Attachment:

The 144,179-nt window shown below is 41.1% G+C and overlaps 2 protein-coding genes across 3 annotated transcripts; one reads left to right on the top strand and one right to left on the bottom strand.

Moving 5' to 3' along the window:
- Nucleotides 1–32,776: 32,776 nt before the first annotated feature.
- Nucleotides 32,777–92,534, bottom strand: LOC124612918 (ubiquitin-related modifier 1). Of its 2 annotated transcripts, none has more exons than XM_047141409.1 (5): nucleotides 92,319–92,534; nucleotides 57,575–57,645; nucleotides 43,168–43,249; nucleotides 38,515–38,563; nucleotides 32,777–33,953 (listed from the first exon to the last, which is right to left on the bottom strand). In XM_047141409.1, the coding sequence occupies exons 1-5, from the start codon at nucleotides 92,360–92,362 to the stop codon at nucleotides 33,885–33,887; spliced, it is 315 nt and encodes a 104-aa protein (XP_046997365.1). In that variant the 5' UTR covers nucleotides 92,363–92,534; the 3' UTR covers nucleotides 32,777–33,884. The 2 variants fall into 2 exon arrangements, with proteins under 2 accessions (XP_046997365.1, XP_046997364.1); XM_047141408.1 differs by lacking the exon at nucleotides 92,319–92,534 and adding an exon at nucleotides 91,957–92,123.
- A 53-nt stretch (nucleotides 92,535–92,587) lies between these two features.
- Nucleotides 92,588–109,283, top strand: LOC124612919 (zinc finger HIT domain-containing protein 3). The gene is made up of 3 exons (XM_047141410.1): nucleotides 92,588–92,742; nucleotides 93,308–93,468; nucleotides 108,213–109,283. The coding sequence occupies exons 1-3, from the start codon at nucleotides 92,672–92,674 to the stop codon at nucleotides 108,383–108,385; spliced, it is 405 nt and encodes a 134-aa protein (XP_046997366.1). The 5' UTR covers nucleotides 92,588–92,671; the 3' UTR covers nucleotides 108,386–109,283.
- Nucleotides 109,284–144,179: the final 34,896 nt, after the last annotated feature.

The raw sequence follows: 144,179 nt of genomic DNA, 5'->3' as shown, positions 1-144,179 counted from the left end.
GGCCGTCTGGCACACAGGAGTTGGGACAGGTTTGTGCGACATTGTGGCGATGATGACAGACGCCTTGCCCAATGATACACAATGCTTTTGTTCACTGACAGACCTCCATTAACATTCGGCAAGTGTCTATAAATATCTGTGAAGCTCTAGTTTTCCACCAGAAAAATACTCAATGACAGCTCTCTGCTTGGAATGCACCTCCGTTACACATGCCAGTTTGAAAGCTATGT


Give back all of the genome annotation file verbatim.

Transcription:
The 144,179-nt window shown below is 41.1% G+C and overlaps 2 protein-coding genes across 3 annotated transcripts; one reads left to right on the top strand and one right to left on the bottom strand.

Moving 5' to 3' along the window:
- Nucleotides 1–32,776: 32,776 nt before the first annotated feature.
- Nucleotides 32,777–92,534, bottom strand: LOC124612918 (ubiquitin-related modifier 1). Of its 2 annotated transcripts, none has more exons than XM_047141409.1 (5): nucleotides 92,319–92,534; nucleotides 57,575–57,645; nucleotides 43,168–43,249; nucleotides 38,515–38,563; nucleotides 32,777–33,953 (listed from the first exon to the last, which is right to left on the bottom strand). In XM_047141409.1, the coding sequence occupies exons 1-5, from the start codon at nucleotides 92,360–92,362 to the stop codon at nucleotides 33,885–33,887; spliced, it is 315 nt and encodes a 104-aa protein (XP_046997365.1). In that variant the 5' UTR covers nucleotides 92,363–92,534; the 3' UTR covers nucleotides 32,777–33,884. The 2 variants fall into 2 exon arrangements, with proteins under 2 accessions (XP_046997365.1, XP_046997364.1); XM_047141408.1 differs by lacking the exon at nucleotides 92,319–92,534 and adding an exon at nucleotides 91,957–92,123.
- A 53-nt stretch (nucleotides 92,535–92,587) lies between these two features.
- Nucleotides 92,588–109,283, top strand: LOC124612919 (zinc finger HIT domain-containing protein 3). The gene is made up of 3 exons (XM_047141410.1): nucleotides 92,588–92,742; nucleotides 93,308–93,468; nucleotides 108,213–109,283. The coding sequence occupies exons 1-3, from the start codon at nucleotides 92,672–92,674 to the stop codon at nucleotides 108,383–108,385; spliced, it is 405 nt and encodes a 134-aa protein (XP_046997366.1). The 5' UTR covers nucleotides 92,588–92,671; the 3' UTR covers nucleotides 108,386–109,283.
- Nucleotides 109,284–144,179: the final 34,896 nt, after the last annotated feature.

The raw sequence follows: 144,179 nt of genomic DNA, 5'->3' as shown, positions 1-144,179 counted from the left end.
GGCCGTCTGGCACACAGGAGTTGGGACAGGTTTGTGCGACATTGTGGCGATGATGACAGACGCCTTGCCCAATGATACACAATGCTTTTGTTCACTGACAGACCTCCATTAACATTCGGCAAGTGTCTATAAATATCTGTGAAGCTCTAGTTTTCCACCAGAAAAATACTCAATGACAGCTCTCTGCTTGGAATGCACCTCCGTTACACATGCCAGTTTGAAAGCTATGT